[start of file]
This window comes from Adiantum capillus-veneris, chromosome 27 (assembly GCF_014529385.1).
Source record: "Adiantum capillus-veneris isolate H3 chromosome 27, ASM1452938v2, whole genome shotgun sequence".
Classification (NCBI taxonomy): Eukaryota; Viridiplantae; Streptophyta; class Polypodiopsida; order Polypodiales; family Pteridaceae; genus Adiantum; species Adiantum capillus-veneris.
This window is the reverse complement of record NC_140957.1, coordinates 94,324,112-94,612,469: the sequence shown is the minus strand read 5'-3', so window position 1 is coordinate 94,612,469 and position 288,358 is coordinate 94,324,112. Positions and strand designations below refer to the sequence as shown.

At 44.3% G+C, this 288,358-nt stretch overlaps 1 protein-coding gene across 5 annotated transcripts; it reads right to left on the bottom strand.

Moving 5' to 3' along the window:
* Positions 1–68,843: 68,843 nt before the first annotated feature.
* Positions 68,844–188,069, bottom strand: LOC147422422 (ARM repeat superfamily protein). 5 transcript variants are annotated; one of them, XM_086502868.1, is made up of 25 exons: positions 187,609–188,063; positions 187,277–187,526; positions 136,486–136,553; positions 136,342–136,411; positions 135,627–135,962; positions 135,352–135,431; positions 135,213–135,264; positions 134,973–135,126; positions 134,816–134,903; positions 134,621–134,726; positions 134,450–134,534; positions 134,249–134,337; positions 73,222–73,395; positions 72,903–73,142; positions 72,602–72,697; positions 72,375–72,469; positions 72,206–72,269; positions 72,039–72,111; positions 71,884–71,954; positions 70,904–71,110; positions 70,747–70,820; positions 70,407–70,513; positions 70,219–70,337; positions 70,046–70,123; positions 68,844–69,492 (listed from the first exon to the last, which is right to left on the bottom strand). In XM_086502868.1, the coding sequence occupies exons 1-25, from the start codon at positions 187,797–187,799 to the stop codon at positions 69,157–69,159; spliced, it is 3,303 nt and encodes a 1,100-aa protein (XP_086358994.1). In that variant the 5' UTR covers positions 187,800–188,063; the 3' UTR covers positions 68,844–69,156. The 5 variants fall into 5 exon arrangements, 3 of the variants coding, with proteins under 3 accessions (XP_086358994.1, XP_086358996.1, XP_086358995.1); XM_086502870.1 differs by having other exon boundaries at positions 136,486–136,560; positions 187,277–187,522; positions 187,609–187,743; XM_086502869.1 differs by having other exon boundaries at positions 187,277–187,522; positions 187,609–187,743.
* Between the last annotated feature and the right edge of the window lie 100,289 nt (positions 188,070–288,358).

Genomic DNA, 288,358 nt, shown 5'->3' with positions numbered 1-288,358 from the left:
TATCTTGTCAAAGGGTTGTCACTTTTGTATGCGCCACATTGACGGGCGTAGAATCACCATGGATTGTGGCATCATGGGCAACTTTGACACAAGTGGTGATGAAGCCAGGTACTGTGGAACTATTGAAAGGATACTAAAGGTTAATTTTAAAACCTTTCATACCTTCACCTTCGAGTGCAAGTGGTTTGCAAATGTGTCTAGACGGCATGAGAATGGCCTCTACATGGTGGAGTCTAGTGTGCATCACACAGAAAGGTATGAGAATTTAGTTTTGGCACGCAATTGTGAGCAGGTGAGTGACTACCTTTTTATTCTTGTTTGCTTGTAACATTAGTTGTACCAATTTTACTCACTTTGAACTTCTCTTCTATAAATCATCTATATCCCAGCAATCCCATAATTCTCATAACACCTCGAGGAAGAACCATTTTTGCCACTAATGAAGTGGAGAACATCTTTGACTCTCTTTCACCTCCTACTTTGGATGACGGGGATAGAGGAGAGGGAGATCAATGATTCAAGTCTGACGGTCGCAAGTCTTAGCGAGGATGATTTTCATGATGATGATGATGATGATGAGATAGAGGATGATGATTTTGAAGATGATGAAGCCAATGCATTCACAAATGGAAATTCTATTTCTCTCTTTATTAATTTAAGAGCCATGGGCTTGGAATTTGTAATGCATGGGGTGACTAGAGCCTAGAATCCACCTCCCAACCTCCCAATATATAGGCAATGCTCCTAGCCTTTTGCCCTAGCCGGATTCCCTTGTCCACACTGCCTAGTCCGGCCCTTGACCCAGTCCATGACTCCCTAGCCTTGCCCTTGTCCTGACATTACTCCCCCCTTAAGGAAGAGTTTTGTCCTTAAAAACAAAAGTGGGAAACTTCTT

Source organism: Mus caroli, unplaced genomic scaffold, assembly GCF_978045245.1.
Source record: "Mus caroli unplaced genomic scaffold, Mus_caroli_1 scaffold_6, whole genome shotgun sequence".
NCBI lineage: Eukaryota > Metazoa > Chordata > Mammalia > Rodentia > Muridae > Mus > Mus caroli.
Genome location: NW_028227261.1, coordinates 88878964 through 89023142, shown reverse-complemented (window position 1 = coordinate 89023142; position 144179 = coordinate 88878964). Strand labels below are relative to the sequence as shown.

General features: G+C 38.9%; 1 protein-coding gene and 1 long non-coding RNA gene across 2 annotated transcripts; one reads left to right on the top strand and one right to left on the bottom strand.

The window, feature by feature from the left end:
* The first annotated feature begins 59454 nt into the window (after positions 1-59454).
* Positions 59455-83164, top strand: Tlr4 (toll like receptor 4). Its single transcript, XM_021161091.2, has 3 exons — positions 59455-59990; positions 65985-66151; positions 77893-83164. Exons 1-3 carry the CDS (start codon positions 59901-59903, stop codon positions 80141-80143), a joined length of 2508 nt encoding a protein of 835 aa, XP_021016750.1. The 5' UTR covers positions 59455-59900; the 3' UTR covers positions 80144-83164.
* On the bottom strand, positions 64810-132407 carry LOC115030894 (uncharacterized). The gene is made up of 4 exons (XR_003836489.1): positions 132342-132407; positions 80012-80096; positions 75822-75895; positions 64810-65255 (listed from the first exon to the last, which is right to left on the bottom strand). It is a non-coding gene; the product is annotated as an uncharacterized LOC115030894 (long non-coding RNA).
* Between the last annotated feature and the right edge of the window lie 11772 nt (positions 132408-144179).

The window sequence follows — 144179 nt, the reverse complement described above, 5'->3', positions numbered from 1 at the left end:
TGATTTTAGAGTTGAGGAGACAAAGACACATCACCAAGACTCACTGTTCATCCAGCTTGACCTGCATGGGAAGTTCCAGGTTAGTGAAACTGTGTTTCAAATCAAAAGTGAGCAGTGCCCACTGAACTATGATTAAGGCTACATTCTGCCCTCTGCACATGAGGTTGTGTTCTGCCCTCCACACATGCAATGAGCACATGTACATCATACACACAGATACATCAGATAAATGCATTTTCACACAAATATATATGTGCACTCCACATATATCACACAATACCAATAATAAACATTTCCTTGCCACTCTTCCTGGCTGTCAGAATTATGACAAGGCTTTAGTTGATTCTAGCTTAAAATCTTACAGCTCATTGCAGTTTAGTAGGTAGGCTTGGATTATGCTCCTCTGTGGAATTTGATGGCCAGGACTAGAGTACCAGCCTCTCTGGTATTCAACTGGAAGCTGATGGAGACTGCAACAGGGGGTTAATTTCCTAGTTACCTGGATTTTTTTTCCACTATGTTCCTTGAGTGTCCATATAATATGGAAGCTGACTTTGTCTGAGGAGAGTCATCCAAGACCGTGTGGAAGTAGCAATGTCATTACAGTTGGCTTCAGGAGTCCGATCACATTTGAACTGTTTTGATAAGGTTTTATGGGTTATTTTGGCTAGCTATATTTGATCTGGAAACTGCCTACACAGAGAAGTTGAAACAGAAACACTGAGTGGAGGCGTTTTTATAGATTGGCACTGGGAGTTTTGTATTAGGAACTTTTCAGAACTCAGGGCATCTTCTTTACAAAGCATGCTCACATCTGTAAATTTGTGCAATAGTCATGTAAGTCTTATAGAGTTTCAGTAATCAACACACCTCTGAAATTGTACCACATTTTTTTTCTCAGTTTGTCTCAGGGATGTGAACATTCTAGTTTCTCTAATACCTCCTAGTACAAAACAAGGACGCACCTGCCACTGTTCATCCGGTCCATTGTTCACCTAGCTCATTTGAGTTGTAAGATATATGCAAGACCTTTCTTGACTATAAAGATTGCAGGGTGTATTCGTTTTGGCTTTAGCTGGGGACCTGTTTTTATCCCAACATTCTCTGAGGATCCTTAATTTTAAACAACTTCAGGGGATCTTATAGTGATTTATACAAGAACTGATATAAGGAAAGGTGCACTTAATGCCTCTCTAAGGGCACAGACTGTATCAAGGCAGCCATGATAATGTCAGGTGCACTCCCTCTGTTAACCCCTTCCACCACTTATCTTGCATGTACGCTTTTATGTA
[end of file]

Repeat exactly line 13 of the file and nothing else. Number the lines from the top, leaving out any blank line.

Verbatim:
Source record: "Mus caroli unplaced genomic scaffold, Mus_caroli_1 scaffold_6, whole genome shotgun sequence".